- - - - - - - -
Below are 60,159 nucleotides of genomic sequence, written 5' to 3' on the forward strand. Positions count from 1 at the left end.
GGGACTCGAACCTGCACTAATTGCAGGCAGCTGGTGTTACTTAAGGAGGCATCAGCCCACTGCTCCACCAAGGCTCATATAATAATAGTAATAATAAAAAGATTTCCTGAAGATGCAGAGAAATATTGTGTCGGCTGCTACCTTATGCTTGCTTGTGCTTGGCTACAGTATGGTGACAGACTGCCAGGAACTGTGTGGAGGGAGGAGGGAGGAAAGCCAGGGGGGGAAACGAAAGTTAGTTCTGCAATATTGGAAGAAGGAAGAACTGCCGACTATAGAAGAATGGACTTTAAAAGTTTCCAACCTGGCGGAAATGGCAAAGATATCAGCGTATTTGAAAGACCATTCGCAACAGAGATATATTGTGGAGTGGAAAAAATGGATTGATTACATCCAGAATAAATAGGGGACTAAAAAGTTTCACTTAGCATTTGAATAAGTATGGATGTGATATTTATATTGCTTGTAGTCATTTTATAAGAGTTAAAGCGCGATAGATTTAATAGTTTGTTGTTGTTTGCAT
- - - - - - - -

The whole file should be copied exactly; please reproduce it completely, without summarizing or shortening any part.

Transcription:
Below are 60,159 nucleotides of genomic sequence, written 5' to 3' on the forward strand. Positions count from 1 at the left end.
GGGACTCGAACCTGCACTAATTGCAGGCAGCTGGTGTTACTTAAGGAGGCATCAGCCCACTGCTCCACCAAGGCTCATATAATAATAGTAATAATAAAAAGATTTCCTGAAGATGCAGAGAAATATTGTGTCGGCTGCTACCTTATGCTTGCTTGTGCTTGGCTACAGTATGGTGACAGACTGCCAGGAACTGTGTGGAGGGAGGAGGGAGGAAAGCCAGGGGGGGAAACGAAAGTTAGTTCTGCAATATTGGAAGAAGGAAGAACTGCCGACTATAGAAGAATGGACTTTAAAAGTTTCCAACCTGGCGGAAATGGCAAAGATATCAGCGTATTTGAAAGACCATTCGCAACAGAGATATATTGTGGAGTGGAAAAAATGGATTGATTACATCCAGAATAAATAGGGGACTAAAAAGTTTCACTTAGCATTTGAATAAGTATGGATGTGATATTTATATTGCTTGTAGTCATTTTATAAGAGTTAAAGCGCGATAGATTTAATAGTTTGTTGTTGTTTGCAT